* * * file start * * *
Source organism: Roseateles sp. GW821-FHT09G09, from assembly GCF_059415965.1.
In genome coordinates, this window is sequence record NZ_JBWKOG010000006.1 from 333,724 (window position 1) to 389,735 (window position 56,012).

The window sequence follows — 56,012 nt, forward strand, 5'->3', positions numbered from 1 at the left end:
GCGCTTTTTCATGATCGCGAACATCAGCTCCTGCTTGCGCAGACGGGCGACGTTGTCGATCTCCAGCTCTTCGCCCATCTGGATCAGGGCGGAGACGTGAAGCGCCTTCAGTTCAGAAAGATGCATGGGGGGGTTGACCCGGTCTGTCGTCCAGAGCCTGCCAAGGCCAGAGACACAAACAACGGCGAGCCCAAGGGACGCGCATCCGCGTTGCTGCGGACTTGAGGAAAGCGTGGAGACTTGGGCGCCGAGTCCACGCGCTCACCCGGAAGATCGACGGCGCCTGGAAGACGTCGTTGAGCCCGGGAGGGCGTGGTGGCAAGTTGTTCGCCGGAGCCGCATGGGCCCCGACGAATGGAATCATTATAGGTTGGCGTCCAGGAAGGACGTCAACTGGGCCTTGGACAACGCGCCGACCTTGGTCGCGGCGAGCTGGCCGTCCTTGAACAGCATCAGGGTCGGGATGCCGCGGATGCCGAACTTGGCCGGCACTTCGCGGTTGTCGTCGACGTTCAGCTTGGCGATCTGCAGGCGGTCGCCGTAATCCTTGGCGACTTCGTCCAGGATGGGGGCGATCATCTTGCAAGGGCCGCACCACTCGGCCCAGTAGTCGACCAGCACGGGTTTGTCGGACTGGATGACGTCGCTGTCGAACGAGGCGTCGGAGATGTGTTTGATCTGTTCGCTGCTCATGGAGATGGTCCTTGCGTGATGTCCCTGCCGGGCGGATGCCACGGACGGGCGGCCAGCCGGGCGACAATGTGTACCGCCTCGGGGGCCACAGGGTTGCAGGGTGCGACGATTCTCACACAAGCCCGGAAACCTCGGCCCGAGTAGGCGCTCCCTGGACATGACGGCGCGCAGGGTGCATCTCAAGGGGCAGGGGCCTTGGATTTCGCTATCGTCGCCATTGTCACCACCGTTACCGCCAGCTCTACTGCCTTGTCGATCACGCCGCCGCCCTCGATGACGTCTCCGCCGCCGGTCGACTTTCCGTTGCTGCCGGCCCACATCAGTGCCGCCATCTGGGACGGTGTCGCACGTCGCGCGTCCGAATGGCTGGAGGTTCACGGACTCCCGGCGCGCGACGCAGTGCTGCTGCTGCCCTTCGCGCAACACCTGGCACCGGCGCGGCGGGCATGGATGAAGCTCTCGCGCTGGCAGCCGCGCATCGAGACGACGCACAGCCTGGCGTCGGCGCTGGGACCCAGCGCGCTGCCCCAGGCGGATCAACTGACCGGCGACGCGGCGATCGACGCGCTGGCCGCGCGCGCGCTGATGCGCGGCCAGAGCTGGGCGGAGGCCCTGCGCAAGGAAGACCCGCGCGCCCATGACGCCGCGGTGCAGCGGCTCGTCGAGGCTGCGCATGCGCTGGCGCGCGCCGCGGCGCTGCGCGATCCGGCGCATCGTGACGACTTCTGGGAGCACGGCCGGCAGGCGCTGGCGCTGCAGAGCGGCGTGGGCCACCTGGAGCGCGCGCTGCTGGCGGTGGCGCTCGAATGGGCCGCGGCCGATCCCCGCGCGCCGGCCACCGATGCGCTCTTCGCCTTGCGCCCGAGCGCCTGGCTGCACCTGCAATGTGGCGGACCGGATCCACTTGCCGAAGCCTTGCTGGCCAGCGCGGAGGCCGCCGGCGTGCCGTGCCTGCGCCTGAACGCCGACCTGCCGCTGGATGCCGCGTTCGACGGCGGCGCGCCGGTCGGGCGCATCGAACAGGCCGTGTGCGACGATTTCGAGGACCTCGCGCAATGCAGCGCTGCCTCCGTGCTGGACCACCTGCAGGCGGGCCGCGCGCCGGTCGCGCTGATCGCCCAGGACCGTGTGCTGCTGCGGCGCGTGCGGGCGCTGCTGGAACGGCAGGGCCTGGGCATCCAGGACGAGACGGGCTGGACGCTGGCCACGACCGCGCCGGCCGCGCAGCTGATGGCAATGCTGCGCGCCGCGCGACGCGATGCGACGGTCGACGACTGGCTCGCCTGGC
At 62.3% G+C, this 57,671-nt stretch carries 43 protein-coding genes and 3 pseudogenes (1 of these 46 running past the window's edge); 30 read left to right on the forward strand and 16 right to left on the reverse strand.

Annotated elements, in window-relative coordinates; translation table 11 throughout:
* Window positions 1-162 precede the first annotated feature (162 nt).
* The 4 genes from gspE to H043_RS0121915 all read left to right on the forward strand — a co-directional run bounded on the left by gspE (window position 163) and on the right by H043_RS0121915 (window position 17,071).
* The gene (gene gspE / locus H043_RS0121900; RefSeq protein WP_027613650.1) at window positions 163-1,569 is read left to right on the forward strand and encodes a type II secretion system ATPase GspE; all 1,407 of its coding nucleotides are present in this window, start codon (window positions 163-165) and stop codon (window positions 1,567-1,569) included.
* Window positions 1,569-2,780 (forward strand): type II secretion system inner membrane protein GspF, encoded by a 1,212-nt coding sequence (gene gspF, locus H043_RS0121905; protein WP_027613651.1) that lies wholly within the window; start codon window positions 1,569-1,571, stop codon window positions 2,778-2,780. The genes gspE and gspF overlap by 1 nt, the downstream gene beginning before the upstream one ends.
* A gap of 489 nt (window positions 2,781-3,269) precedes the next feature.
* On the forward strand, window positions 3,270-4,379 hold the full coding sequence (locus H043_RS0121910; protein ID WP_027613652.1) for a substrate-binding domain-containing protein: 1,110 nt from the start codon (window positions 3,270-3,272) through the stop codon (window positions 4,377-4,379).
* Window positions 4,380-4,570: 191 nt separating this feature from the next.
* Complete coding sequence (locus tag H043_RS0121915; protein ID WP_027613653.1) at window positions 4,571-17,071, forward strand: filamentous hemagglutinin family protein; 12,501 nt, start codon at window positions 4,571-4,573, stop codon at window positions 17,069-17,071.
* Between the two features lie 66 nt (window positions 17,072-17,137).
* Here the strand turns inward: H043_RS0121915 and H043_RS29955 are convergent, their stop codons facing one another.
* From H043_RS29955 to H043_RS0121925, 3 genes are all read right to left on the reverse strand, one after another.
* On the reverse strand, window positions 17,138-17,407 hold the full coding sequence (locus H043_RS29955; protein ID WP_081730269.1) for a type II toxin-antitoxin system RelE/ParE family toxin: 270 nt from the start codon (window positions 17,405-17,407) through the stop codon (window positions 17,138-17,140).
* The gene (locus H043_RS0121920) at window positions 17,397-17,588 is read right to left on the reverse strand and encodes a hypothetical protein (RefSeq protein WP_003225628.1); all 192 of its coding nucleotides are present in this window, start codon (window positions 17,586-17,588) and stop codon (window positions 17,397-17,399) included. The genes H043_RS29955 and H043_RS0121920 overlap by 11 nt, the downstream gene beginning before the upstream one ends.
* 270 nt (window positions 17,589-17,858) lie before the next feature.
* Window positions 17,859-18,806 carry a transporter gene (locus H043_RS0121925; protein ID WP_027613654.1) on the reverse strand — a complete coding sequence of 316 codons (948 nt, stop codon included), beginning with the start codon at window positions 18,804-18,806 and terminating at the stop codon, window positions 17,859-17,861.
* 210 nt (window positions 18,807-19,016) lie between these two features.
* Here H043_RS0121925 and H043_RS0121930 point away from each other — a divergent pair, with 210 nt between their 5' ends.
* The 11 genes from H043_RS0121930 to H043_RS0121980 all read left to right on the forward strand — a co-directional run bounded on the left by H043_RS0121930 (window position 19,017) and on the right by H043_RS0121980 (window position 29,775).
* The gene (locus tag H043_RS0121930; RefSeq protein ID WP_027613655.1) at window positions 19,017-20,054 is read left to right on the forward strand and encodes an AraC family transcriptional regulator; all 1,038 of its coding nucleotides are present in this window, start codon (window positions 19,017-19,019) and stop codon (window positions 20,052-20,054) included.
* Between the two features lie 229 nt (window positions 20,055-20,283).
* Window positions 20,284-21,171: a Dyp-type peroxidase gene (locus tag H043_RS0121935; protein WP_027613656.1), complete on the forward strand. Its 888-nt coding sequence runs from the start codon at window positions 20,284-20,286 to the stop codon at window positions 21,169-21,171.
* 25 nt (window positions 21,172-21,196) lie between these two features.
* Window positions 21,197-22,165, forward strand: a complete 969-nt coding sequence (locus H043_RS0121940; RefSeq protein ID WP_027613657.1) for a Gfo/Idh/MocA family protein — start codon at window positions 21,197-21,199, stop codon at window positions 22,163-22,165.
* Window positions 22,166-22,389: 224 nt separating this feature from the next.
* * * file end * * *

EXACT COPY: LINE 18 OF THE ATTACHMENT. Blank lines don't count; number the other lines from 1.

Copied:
* On the reverse strand, window positions 17,138-17,407 hold the full coding sequence (locus H043_RS29955; protein ID WP_081730269.1) for a type II toxin-antitoxin system RelE/ParE family toxin: 270 nt from the start codon (window positions 17,405-17,407) through the stop codon (window positions 17,138-17,140).